Nine workers at the Park Inn were called to a meeting with the business’s solicitor on Tuesday afternoon and told the pub was closing immediately, as “problems with the bank” couldn’t be resolved.
The bar and lounge, with B&B accommodation, has been on the market since last year when it was reported to be “trading profitably”.
According to duty manager Derek Ryan, staff were hoping the pub would be sold and kept open or, in a worst-case scenario, close with everyone paid their full redundancy entitlements.
“We were very, very shocked,” Mr Ryan said yesterday. “Up to [Tuesday night] I was still in shock. But the support from the local community has been unbelievable and people have been dropping in food and microwaves and plates of sandwiches.” A demonstration took place last night outside the bar, at the junction of Paddy Browne’s Rd and Tyrone Avenue in the Lismore Park area. Speakers included Mr Ryan and Unite union official Tony Kelly, while the workers’ cause has also won support from local councillors including Seán Reinhardt, Dick Roche, and John Hearne.
“The main issue we have is with the banks,” Mr Ryan said.
“There was a bid put in for the pub a week beforehand and it was turned down by the bank [Bank of Ireland]. All other parties seemed to be happy. It would have kept the premises open and trading as normal, some staff would have been kept and others paid redundancy they were due.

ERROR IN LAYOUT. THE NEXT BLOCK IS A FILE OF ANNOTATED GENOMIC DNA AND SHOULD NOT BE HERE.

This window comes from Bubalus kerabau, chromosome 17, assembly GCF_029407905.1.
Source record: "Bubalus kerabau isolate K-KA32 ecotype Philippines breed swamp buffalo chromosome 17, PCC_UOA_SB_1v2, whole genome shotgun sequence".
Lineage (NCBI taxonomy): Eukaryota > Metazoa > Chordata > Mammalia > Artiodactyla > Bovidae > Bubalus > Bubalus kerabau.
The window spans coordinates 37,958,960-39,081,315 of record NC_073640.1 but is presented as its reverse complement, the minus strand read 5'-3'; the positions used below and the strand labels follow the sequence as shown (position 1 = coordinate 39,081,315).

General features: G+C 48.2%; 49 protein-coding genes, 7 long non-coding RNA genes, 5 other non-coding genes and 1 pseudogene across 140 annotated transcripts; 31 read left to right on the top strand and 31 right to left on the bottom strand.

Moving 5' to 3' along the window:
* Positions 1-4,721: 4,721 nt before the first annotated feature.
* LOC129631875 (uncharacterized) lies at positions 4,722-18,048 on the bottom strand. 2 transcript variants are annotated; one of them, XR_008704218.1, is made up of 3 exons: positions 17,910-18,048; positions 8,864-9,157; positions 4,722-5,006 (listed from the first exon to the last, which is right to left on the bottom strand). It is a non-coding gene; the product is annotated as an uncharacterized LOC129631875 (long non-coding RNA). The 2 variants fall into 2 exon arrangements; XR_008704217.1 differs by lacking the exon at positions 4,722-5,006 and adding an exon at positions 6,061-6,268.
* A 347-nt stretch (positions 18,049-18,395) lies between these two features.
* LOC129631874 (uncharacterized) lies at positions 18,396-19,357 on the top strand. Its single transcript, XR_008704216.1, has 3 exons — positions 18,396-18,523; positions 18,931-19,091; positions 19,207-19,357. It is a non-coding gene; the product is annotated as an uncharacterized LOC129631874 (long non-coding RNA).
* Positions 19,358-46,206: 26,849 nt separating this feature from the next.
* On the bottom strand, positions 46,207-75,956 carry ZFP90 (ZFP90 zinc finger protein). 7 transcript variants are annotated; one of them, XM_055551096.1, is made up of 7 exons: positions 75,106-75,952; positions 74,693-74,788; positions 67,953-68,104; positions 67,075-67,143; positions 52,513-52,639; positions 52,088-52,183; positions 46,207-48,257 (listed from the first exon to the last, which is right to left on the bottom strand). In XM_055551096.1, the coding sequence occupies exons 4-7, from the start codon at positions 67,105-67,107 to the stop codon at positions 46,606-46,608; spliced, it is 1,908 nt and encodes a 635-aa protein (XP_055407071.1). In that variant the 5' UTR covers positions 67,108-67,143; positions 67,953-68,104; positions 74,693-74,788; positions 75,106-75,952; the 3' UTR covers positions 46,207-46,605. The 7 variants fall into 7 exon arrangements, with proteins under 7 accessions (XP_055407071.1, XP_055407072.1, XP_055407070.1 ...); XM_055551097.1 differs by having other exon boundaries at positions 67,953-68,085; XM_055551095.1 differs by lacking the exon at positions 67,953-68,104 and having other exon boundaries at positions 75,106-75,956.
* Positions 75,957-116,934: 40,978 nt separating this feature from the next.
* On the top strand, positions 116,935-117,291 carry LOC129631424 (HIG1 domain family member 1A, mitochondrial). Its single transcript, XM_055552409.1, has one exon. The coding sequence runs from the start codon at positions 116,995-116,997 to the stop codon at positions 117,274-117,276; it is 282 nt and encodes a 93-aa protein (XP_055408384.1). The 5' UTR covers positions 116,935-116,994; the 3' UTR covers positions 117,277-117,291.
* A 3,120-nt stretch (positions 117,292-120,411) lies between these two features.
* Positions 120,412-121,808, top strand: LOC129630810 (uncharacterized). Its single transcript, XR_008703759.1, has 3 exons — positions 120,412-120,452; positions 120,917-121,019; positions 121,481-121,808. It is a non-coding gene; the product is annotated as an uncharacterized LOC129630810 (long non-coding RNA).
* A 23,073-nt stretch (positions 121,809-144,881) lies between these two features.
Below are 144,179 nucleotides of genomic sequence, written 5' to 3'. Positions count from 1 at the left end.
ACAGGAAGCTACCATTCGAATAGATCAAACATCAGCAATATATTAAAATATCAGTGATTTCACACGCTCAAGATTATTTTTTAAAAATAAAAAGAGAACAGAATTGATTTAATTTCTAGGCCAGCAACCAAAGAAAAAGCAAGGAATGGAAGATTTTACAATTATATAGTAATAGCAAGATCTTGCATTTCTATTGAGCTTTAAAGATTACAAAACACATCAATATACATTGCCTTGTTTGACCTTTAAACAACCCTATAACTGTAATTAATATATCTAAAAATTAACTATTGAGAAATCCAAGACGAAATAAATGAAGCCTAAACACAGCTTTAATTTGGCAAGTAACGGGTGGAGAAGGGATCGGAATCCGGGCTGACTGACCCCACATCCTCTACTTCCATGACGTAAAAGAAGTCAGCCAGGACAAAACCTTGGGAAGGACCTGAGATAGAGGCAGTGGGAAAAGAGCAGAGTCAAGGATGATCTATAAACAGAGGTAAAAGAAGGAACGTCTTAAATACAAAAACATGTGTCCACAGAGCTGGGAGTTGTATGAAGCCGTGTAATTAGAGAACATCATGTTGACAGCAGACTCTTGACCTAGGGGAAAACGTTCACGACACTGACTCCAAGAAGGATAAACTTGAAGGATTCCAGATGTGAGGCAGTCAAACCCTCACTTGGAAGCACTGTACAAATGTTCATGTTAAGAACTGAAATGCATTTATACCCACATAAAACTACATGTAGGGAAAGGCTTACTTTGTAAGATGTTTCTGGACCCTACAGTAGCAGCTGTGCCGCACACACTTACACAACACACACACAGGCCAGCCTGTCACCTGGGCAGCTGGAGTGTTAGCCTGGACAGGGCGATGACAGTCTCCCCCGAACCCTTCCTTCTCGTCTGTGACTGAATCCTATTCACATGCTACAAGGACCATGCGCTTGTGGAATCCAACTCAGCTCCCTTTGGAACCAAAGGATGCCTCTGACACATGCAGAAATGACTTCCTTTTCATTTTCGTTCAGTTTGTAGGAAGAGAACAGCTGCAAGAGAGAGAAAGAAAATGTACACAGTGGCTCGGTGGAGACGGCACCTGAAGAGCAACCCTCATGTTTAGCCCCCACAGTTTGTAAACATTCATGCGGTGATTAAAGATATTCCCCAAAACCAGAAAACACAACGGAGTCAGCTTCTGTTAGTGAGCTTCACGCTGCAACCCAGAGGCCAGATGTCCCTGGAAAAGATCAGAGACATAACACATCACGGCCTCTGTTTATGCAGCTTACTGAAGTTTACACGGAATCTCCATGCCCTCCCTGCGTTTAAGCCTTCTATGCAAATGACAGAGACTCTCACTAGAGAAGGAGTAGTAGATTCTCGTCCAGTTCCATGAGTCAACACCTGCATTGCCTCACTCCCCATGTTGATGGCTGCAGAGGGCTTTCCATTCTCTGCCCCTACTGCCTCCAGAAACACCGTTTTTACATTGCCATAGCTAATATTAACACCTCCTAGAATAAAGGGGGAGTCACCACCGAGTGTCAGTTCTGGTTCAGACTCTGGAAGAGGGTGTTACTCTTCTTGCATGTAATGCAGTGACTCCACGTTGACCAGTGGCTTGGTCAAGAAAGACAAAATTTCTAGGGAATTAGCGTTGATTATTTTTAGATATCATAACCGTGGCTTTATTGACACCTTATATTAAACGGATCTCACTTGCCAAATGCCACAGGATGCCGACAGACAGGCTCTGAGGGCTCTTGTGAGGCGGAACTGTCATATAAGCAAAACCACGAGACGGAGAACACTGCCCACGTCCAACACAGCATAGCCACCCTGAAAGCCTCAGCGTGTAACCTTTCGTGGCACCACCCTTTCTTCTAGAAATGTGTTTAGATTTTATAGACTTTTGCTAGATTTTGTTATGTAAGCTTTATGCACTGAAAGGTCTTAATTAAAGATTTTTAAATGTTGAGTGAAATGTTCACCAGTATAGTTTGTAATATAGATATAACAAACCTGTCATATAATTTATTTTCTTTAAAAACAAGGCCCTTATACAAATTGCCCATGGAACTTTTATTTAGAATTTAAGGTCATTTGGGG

“Now we’re left with nothing. We got no notice [on Tuesday] and no pay in lieu, nothing. We were told we’re getting the previous week’s wages and three days’ holiday pay. That’s it.”
Staff have worked out a roster to maintain the sit-in and some have been sleeping in the pub.
“It’s a great place for a drink but it’s not a great place to sleep!,” Mr Ryan said, adding that “we’ll be here for as long as it takes”.
The Park Inn was put up for sale last May by Robert Tweedy Sr, with a price tag of €650,000.
My Ryan said: “This is not just a pub, it’s probably more of a community centre. I have a mortgage over my head and two small kids and could be left with nothing. Our main aim is to keep the pub open and, other than that, we’re looking for our statutory redundancy.”
In a statement, solicitor Gerard Halley said it was “with great regret” that he, in his capacity as “attorney for Robert Tweedy Sr”, had to inform staff of the pub’s immediate closure.
“Unfortunately, all efforts made to resolve the problems with the bank have failed and because there is no money we were left with no other option but to close,” Mr Halley said.
Staff have been paid up to date and will get help “with their application for redundancy”, he added.
Bank of Ireland said it was bank policy not to comment on individual customers.